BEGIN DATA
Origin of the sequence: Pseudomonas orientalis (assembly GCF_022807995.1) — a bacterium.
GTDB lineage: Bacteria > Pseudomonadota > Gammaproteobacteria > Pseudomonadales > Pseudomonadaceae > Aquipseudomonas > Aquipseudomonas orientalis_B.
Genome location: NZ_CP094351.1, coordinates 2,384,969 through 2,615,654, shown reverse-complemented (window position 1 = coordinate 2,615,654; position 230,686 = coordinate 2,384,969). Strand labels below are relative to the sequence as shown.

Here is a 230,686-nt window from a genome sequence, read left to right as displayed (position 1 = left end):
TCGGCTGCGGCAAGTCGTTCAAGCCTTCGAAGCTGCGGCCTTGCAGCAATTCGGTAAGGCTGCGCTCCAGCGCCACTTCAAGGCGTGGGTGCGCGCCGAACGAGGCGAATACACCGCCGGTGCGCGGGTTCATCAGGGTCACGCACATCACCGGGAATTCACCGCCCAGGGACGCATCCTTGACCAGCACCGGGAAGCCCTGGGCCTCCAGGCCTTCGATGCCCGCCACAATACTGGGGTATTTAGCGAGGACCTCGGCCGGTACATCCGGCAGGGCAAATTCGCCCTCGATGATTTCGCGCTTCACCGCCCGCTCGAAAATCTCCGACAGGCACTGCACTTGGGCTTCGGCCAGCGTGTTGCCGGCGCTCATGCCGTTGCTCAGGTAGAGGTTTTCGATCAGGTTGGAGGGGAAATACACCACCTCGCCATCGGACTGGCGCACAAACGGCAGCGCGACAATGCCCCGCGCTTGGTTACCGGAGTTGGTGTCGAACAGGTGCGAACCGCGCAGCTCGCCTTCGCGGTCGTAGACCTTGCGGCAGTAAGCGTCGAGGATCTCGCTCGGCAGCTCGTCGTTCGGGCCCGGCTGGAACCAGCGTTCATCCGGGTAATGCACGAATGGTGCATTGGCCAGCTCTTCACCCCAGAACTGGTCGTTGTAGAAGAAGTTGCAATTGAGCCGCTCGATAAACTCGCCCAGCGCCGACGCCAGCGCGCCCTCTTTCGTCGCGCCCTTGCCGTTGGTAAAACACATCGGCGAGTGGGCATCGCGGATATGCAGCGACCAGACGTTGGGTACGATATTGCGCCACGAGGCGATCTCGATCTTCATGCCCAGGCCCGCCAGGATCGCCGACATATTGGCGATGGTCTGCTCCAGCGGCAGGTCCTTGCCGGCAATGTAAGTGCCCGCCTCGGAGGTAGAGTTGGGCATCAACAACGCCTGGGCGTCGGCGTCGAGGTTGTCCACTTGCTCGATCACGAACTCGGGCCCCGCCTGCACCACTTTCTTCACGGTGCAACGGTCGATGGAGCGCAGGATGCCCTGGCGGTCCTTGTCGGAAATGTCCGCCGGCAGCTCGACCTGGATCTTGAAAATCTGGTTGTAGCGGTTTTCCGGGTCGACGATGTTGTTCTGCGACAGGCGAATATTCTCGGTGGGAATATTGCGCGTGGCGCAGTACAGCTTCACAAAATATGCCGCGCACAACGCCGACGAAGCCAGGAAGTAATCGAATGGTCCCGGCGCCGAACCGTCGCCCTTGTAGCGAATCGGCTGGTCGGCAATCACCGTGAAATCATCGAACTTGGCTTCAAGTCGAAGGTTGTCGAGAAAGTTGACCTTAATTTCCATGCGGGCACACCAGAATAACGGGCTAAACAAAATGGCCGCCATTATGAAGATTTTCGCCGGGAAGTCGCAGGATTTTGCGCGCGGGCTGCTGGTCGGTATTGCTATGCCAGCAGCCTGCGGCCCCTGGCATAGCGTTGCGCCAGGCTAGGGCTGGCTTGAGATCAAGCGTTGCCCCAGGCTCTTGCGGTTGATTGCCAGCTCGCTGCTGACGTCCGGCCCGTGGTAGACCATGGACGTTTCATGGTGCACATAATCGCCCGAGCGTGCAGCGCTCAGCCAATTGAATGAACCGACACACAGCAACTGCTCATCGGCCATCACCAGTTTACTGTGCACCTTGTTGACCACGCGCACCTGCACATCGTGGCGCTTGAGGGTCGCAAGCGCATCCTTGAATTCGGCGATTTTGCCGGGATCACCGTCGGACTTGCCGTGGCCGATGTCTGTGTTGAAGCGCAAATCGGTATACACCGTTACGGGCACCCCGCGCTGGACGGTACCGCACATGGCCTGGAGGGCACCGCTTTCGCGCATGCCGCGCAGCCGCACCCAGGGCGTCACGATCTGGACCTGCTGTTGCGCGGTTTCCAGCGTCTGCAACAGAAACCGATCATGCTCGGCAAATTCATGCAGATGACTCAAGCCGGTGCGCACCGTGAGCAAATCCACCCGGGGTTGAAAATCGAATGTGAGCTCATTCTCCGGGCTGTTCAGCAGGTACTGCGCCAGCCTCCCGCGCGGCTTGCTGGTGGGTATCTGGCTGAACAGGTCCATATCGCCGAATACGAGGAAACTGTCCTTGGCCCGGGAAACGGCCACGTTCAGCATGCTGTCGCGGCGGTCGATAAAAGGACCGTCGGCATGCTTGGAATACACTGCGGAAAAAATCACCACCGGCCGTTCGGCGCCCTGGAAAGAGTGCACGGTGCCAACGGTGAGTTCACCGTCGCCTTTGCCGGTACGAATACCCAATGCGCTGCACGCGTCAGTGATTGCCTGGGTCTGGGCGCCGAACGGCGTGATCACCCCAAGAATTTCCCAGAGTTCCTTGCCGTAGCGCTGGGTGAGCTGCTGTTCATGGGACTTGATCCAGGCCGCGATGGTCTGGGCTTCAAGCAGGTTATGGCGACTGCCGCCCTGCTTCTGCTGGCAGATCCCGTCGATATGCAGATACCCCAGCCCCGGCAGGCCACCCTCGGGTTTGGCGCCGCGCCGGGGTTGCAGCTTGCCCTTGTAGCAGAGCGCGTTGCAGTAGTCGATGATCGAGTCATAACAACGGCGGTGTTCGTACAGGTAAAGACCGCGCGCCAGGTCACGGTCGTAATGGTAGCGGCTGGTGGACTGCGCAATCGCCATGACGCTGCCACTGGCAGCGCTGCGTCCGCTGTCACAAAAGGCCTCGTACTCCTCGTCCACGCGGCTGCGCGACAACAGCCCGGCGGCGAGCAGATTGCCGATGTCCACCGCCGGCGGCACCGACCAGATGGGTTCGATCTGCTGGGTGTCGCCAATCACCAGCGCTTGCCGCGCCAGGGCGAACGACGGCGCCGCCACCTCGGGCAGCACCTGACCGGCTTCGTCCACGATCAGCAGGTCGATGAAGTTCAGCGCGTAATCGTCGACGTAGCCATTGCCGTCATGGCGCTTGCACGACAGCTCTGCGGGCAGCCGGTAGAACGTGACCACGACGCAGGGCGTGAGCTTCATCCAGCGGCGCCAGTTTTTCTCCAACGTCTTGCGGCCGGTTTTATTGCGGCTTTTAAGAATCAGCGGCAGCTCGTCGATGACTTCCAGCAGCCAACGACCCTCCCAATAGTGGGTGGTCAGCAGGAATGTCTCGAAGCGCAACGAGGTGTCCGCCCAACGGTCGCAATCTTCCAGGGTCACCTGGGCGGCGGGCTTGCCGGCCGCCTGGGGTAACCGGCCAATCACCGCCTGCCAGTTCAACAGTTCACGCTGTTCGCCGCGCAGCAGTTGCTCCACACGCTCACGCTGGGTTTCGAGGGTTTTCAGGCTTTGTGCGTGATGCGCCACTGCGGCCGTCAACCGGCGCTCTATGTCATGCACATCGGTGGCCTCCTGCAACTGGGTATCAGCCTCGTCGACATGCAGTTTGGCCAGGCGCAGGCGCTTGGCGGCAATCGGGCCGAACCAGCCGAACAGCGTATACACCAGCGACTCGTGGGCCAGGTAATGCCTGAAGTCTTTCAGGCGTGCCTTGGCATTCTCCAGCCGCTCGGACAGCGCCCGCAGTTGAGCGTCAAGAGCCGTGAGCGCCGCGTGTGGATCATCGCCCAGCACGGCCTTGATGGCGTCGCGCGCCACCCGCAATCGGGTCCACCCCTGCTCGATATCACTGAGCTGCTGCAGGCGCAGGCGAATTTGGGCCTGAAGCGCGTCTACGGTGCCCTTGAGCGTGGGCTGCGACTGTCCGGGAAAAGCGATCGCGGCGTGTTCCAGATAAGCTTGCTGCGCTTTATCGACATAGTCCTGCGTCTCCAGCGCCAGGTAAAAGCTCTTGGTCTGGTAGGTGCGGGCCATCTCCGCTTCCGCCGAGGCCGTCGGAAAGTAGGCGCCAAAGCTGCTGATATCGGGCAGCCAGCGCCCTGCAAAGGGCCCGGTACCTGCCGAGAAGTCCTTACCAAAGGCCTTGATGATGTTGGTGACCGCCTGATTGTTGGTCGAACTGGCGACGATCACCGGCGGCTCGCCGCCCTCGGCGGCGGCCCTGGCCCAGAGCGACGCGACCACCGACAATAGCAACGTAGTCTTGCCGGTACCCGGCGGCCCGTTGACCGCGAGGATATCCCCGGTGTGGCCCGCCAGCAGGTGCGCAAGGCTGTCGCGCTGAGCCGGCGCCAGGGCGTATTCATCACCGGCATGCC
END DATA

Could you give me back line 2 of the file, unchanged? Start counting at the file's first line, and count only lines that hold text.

GTDB lineage: Bacteria > Pseudomonadota > Gammaproteobacteria > Pseudomonadales > Pseudomonadaceae > Aquipseudomonas > Aquipseudomonas orientalis_B.